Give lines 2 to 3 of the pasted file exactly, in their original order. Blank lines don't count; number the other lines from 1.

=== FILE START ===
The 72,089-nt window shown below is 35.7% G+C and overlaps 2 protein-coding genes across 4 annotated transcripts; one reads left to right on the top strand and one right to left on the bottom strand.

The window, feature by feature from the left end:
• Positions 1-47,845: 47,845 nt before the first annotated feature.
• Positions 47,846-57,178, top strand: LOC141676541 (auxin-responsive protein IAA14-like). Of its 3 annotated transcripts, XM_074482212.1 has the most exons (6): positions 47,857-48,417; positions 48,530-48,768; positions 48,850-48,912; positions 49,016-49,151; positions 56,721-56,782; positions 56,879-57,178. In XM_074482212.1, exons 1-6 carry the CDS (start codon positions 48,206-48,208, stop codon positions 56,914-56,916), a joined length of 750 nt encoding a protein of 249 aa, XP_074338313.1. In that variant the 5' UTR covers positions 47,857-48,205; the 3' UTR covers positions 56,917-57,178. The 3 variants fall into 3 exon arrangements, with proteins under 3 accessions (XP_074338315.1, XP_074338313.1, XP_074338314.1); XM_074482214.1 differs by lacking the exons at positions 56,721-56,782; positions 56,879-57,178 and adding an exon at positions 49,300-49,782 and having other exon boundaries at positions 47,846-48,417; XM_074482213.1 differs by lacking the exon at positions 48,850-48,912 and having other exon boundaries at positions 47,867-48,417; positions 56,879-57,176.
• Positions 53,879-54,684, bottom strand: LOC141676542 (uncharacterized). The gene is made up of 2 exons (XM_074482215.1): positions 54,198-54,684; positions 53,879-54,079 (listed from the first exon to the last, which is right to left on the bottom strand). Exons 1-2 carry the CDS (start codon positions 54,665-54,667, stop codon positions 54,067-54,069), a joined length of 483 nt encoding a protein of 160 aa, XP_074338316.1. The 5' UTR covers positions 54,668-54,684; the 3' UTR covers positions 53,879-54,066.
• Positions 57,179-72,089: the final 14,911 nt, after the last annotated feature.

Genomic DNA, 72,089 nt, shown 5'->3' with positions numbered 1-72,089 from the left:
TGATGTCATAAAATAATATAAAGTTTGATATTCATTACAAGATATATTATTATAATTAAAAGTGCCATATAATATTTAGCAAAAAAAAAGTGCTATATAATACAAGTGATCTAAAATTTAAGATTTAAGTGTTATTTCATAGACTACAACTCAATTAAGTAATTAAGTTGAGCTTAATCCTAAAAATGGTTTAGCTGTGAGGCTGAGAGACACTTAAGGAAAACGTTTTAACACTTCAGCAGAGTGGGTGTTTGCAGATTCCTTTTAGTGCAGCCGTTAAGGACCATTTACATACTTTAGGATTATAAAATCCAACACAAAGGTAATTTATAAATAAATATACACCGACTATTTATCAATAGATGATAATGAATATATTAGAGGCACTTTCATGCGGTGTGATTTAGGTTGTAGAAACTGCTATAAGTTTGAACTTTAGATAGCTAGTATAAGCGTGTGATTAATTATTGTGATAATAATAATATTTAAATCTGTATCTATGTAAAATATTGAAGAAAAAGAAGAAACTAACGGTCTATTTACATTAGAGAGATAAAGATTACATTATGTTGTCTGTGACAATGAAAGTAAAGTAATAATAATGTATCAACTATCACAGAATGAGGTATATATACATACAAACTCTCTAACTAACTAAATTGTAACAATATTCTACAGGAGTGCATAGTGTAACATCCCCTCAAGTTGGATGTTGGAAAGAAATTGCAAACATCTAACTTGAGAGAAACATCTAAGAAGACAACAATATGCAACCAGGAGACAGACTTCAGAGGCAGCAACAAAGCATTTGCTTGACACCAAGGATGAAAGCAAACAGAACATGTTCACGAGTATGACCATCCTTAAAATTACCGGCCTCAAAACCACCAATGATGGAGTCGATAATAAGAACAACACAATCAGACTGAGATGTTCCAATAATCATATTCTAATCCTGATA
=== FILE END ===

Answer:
The window, feature by feature from the left end:
• Positions 1-47,845: 47,845 nt before the first annotated feature.